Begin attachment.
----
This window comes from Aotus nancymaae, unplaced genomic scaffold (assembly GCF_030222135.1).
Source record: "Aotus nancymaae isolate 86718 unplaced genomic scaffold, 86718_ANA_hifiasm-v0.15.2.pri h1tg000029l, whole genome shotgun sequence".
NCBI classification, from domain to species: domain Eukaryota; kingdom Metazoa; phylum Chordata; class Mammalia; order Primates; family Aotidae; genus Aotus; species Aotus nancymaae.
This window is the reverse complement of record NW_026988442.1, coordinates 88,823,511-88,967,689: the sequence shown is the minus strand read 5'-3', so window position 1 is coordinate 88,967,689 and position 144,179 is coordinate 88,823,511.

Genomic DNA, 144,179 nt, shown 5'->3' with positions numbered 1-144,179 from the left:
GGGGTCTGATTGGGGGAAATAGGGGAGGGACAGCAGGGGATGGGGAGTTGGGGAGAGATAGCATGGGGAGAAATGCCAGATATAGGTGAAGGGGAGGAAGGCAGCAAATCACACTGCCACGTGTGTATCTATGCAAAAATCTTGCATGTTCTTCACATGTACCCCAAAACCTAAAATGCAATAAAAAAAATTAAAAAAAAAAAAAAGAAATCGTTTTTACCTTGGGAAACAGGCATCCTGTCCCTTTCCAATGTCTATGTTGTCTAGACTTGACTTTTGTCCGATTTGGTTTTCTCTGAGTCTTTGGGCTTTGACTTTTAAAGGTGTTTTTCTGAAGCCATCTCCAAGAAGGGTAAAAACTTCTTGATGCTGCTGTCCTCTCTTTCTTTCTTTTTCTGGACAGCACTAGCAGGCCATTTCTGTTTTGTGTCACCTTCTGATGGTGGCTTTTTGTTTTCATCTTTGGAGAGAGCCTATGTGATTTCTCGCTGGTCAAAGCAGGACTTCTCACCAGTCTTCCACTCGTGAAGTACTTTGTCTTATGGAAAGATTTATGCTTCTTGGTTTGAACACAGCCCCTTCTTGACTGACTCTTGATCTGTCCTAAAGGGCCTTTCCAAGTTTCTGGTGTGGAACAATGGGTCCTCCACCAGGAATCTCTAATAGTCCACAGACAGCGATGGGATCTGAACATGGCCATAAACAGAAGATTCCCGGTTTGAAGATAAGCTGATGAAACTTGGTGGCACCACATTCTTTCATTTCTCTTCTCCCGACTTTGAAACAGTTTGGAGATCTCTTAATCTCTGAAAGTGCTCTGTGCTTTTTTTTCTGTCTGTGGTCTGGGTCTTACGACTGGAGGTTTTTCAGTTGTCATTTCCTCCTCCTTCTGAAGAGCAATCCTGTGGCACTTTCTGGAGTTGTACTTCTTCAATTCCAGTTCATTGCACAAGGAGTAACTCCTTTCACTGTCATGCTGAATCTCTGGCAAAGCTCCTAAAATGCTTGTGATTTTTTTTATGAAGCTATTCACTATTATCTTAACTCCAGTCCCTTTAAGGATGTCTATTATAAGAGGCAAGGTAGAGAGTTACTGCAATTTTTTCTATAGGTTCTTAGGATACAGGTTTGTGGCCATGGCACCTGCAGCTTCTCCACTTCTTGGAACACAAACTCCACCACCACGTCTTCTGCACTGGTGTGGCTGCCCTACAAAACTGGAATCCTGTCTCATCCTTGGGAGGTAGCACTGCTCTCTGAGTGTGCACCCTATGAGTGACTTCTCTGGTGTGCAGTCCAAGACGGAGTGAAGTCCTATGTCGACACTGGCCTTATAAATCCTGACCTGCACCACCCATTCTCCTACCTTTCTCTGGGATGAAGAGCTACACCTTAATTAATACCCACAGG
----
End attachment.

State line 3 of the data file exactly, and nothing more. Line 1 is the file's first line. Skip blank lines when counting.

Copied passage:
NCBI classification, from domain to species: domain Eukaryota; kingdom Metazoa; phylum Chordata; class Mammalia; order Primates; family Aotidae; genus Aotus; species Aotus nancymaae.